The markets are filled with uncertainty over Iran, the next development in the EU debt crisis and future tax hikes. ETF investors are well positioned for these uncertainties as the ETF vehicle itself provides investors with the access, efficiency and transparency to address uncertain times.
ETF investors have access to many types of asset classes that traditional investors in mutual funds are shut out from. Physical commodities like gold and silver are great examples of assets that ETF investors can access and mutual fund owners cannot. Gold and silver are not considered “securities,” a requirement to be held by a typical mutual fund. Instead mutual fund investors can own funds focused on gold and silver mining and exploration stocks. While these indirect approaches are not poor investments they can offer big differences in performance. For example, in 2011 when physical gold gained over 9%, gold mining stocks were off as much as 30%. The access through an ETF made all the difference.
The average ETF charges around 55bps while the average mutual fund is close to double that figure. ETFs, when compared with mutual funds in the same asset class, are more cost efficient. In addition, most ETFs are structured in a way that makes them more tax efficient than the average mutual fund. No one likes to pay more taxes and being in a tax efficient product structure helps investors keep more of their gains.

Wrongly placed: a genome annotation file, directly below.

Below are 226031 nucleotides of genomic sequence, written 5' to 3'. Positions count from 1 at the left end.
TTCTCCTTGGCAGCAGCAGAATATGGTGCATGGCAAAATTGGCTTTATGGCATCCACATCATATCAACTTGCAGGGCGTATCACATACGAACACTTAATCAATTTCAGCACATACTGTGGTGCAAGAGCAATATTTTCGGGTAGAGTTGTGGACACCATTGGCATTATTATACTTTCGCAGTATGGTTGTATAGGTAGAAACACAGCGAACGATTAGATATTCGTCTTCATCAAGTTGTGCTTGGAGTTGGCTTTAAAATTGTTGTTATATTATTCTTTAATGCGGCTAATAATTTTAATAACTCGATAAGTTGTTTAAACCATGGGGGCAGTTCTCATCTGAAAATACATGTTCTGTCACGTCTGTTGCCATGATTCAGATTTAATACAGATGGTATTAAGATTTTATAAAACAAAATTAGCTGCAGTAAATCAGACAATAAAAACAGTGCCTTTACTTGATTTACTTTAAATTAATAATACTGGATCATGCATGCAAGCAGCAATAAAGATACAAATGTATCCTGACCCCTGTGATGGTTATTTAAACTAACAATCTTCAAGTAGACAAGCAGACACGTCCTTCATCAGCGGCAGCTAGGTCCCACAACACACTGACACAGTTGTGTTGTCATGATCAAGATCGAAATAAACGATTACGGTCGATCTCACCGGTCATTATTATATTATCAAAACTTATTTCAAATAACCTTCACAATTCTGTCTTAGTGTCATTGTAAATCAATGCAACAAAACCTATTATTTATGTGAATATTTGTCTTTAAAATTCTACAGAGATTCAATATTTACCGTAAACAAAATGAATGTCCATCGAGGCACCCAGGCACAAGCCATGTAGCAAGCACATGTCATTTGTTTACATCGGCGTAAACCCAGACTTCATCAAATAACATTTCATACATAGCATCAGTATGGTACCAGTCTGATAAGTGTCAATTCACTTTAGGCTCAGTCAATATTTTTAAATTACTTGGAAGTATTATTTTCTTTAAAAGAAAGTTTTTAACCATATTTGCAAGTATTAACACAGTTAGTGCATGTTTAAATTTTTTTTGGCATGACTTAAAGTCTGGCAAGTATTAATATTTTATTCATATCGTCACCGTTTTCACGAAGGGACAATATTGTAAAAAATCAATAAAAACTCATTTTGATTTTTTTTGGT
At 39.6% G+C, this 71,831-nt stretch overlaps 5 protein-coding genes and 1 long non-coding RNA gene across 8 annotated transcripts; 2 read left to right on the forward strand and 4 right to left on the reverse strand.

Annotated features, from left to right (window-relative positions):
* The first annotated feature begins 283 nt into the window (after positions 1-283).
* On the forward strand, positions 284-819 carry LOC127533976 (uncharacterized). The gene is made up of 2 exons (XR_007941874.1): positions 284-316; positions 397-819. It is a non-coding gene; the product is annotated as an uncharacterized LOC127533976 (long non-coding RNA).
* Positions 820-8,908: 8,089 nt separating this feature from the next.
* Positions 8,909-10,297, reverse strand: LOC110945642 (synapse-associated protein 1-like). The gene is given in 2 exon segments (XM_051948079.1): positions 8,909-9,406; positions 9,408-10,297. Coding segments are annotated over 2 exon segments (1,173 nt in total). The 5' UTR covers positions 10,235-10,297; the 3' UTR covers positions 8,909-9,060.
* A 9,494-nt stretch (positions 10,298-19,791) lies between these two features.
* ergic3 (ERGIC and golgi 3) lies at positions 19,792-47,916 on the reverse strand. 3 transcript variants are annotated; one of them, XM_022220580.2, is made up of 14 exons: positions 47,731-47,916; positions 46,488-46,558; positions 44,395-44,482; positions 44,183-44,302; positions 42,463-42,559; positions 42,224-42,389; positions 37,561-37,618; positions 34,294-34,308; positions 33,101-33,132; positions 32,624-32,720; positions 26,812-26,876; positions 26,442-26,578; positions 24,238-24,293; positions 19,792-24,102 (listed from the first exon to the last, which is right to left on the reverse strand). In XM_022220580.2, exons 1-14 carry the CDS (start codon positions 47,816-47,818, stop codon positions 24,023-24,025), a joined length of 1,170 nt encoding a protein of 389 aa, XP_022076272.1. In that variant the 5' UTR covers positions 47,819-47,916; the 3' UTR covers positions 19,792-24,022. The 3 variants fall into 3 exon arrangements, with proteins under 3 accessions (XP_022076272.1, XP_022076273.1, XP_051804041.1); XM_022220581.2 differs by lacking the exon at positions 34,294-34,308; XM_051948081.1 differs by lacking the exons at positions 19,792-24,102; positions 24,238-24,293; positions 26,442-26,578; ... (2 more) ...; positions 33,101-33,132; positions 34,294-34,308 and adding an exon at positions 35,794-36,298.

The majority of ETFs reveal their holdings every day. This transparency allows investors to know what they own and why they own it. This level of transparency is unique in the secretive investment world. Mutual funds, for example, are only required to reveal their holdings on a quarterly basis. Quick question/scary thought…how can an investor properly asset allocate or assess their risk levels when they only know what they own four times a year?
ETFs are not a perfect investment vehicle but they do offer some built in features that make investing in uncertain times a little more palatable. Perhaps that’s why 2011 saw ETFs take in more new assets than mutual funds, despite the mutual fund industry being about seven times larger.